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- 1. Welcome to Geometry!!! One thing that is different about geometry is the amount of vocabulary you need to "master". It is a lot, but it's not impossible.
- 2. Point: An exact location in space. Usually represented with a "." in math problems and examples. In our room examples: the dot on the i in scottish on the clock. the corners (vertex) of pennant, book, piece of paper.
- 3. Line: A straight path of points that go on and on in both directions. Represented with In math problems and examples Sort of examples of lines (line segments) in our room: Where the wall meets the ceiling The edge of a desk grids on the ceiling top of the chalkboard the edge of most posters or pieces of paper
- 4. Plane: A surface with only 2 dimensions. Examples of planes in our room. coverings of ceiling lights Floor A whiteboard Smart board screen ceiling
- 5. Types of Lines: Parallel : Lines that never cross Examples: top and bottom edge of smart board, chalkboards, and most whiteboards. Intersecting: Lines that cross at one point: Examples: edges of the pennants, the edges of the stars on the American Flag, top edge of north and south walls Perpendicular: Lines that intersect at right angles. Examples:
- 6. Angle: A figure formed by two line segments or rays that have same endpoint. Or at the intersection of lines. angle
- 7. Acute angle: an angle less than a right angle. Think small and 'cute' Right Angle: An angles that measures 90 degrees (right angle) Obtuse Angle: An angle greater than a right angle. Think Ob, Obese (fat)
- 8. Polygon: A closed figure made of line segments: Examples of Polygons: Not Polygons: Closed, but not line segments Line Segments, but not closed
- 9. Triangles: A polygon with 3 sides We name triangles by angles and side lengths. For example the red triangle above is a right isosceles triangle Huh?
- 10. Naming triangles by angle types 1) Right Triangles have a right or 90 degree angle in them. Angle BCA is right ... the little square is a 'math note' that means right angle. 2) Acute Triangles have all acute or less than 90 degree angles in them. See how all the angles are acute. 3) Obtuse Triangles have 1 obtuse or larger than 90 degree angle in them. A Angle ABC is an obtuse angle B C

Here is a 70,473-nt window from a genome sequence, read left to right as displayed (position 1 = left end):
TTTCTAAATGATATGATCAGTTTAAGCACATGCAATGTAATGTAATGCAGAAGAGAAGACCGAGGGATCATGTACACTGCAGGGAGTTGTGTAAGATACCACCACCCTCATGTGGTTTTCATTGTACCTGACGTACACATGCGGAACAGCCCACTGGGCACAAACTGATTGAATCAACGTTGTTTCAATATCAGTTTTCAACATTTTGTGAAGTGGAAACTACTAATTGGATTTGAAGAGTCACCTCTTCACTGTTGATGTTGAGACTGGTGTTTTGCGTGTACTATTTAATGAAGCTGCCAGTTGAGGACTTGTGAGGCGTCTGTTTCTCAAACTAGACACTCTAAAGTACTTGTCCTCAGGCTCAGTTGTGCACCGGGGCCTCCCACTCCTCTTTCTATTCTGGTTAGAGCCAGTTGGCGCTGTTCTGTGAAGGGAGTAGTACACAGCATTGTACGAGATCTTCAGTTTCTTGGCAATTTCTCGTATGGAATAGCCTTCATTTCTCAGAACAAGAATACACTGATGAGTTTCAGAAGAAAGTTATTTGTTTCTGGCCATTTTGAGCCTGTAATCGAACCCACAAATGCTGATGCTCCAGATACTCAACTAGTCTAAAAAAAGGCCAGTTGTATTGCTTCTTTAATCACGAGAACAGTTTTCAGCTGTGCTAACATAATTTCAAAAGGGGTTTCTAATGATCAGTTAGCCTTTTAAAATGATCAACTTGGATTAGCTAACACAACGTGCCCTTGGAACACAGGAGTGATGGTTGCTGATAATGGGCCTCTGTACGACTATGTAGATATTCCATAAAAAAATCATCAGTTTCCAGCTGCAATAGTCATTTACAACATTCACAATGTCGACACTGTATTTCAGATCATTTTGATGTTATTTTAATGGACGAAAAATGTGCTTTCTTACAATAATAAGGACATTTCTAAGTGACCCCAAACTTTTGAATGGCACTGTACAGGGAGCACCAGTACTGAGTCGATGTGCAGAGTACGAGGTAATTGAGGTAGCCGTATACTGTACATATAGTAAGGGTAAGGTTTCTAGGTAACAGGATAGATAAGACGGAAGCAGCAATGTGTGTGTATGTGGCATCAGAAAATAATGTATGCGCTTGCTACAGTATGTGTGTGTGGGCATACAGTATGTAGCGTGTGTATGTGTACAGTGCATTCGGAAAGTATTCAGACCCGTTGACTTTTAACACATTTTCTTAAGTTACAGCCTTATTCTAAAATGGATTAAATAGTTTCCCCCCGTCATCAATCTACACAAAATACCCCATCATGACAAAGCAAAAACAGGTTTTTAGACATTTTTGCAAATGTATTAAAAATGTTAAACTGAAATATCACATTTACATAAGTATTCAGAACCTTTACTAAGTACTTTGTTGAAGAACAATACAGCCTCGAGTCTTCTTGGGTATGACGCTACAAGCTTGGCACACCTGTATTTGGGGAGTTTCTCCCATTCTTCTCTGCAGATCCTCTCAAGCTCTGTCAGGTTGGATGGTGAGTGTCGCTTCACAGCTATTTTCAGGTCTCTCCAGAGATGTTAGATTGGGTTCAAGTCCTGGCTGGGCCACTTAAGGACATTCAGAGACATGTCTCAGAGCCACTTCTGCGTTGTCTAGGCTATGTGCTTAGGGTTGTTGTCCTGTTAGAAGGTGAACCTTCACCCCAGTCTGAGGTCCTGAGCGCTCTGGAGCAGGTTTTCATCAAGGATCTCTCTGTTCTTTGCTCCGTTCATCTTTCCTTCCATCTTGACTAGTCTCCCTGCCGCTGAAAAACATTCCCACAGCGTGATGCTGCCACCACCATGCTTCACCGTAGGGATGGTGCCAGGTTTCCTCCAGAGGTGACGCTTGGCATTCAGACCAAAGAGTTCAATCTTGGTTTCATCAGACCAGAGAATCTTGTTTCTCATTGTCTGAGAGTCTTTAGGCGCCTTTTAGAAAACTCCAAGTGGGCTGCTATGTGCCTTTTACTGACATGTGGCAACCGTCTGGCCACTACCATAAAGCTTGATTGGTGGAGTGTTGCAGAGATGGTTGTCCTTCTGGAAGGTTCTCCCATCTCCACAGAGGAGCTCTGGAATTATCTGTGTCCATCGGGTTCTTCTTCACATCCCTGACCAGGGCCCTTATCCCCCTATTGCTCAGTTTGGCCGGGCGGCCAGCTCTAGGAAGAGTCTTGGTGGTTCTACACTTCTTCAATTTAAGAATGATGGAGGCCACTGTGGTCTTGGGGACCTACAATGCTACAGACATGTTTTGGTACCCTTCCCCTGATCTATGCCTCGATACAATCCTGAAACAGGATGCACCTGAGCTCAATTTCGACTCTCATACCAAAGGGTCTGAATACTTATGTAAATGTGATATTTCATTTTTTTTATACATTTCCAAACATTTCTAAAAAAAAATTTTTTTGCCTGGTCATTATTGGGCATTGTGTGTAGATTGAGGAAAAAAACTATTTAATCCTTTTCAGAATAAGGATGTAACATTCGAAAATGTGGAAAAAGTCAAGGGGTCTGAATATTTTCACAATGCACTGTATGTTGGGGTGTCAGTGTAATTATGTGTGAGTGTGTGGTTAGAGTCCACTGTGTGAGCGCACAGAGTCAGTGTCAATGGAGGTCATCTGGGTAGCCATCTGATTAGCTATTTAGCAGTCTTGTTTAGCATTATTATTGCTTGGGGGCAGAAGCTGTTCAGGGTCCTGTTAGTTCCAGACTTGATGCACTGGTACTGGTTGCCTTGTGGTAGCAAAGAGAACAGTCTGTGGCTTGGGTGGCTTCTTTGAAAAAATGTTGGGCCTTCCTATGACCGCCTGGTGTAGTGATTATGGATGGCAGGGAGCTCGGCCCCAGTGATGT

- 11. Naming Triangles by side lengths Scalene Triangles have no congruent (same size) sides (and not congruent angles) A B None of the sides are congruent C Isosceles Triangles have 2 congruent sides (and 2 congruent angles) Side GH and Side GI are same length, the little 'hash marks' are a 'math note' saying that. Equilateral Triangles have 3 congruent sides (and 3 congruent angles) The little 'hash marks' show all sides are the same length.
- 12. Putting it all together. Look at the triangle below Start with angle type: Right ... Then look at side lenghts: Scalene So ABC is a right scalene triangle
- 13. Let's try some more: 1)Acute Isosceles 1) (3 acute angles/2 congruent sides) 2) Equilateral 2) (3 congruent sides) 3) Obtuse Scalene 3) (1 obtuse angle/0 congruent sides)
- 14. Quadrilaterals: Four sided polygons. Like triangles, special quadrilaterals can be named or classified by sides and angles. Look at the next page, to see how this is done.
- 15. Special Quadrilateral Types related oddball See how the definitions are so similar in these 4. Trapezoid: Parallelogram: Both sets of opposites are parallel. Opposite sides are congruent. Opposite angles are congruent. Only one set of opposite sides Rectangle: Both sets of opposites are parallel. Opposite is parallel. sides are congruent. All angles are right angles. Rhombus: Both sets of opposites are parallel. Opposite sides are congruent. All sides are congruent Square: Both sets of opposites are parallel. All angles are congruent. All angles are right angles.
- 16. Classifying Geometric Shapes Polygons Not Polygons
- 17. Classifying Geometric Shapes Quadrilaterals Has Acute Angles
- 18. Classifying Geometric Shapes All Congruent Sides At least 2 Congruent Angles

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